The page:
Tuesday, September 05, 2006
Man Freed After 24 Years in Prison in Carlsbad Killing
CARLSBAD — A man who spent more than 24 years in prison in a Carlsbad slaying was released Tuesday.
Ralph Rodney Earnest, 59, had won the right to a new trial last year in the 1982 murder of oil field worker David Eastman.
State District Judge Jay Forbes in January 2005 tossed out Earnest's convictions of murder, kidnapping and other crimes because of a statement to police by a co-defendant who then refused to testify at Earnest's trial.
The Supreme Court affirmed Forbes' ruling, saying a tape-recorded statement from co-defendant Phillip Boeglin could not be used as evidence because Earnest had no opportunity to cross-examine his accuser.
Boeglin again refused to testify shortly before Earnest's new trial was to begin Tuesday.
Earnest then pleaded no contest to a single charge possession of methamphetamine with intent to distribute, and was sentenced to three years in prison — time he had already served.
Lesley Williams, chief deputy district attorney in the 5th Judicial District in Carlsbad, was not immediately available for comment Tuesday.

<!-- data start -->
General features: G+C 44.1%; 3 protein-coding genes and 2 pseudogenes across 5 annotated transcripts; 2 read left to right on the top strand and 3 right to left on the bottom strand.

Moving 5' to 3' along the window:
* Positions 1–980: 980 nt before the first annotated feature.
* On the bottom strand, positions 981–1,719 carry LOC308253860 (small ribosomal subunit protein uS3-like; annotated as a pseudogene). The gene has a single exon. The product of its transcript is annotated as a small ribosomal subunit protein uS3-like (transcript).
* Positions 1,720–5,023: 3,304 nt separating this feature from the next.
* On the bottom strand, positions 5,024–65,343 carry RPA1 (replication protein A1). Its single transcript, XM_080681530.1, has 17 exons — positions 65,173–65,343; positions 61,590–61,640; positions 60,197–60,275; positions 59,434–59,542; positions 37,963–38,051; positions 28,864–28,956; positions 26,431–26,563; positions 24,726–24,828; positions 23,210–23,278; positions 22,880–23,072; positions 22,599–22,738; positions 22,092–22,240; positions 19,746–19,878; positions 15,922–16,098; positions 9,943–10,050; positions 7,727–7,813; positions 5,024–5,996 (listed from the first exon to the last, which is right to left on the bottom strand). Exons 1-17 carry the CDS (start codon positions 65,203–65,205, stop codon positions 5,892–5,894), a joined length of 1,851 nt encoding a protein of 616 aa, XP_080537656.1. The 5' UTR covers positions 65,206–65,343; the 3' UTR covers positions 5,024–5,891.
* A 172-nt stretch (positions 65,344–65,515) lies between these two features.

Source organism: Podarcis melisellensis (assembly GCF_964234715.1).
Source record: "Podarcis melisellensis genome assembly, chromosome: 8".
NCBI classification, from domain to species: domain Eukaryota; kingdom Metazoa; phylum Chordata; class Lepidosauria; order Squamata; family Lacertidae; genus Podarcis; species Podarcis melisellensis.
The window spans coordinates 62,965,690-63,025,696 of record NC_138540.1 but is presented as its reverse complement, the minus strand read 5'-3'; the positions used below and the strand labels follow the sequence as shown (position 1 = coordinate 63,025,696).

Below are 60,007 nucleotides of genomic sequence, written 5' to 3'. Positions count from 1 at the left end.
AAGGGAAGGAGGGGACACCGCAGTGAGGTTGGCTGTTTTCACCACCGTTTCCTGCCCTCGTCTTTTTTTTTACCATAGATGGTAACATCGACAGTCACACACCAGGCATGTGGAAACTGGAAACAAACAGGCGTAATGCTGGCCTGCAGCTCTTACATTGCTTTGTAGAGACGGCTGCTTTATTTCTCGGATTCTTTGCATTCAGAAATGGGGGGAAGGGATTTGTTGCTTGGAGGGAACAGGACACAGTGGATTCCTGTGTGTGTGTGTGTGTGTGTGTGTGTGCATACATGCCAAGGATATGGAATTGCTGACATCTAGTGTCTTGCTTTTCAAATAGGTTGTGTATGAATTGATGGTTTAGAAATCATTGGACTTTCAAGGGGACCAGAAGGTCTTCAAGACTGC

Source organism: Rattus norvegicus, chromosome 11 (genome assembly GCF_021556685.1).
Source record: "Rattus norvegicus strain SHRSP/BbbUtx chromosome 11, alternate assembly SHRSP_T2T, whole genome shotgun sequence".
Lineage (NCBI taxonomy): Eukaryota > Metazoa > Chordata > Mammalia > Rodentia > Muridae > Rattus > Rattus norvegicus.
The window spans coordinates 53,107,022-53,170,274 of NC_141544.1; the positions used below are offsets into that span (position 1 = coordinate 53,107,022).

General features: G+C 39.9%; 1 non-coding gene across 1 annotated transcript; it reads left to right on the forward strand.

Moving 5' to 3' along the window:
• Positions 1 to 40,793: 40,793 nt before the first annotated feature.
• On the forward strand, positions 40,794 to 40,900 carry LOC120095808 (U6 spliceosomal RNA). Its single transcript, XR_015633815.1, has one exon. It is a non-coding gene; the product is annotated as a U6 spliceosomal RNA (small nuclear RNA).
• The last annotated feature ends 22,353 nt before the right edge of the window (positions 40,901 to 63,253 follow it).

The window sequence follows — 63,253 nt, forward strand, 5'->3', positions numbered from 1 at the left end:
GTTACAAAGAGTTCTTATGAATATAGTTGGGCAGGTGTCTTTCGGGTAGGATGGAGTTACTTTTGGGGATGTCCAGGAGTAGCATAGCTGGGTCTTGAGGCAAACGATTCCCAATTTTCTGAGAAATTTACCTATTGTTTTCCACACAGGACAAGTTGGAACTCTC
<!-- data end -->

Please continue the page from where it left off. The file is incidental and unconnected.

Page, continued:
Earnest originally was sentenced to life imprisonment plus 22 1/2 years in the killing.
Earnest and co-defendant Perry Conner testified Earnest wasn't at the scene of the murder. But Boeglin's statement to police accused Earnest of shooting Eastman.
The state Supreme Court originally overturned Earnest's convictions in 1985, saying Boeglin's statement violated Earnest's rights to confront his accuser. In 1986, the U.S. Supreme Court vacated that ruling and sent the case back for reconsideration. The state justices reinstated Earnest's convictions in 1987.
The U.S. Supreme Court subsequently ruled in 2004 that out-of-court statements to police — like the tape-recorded statement used against Earnest — cannot be used as evidence against defendants if they had no opportunity to cross examine their accusers. That decision prompted another appeal by Earnest and the state court ruling overturning his convictions.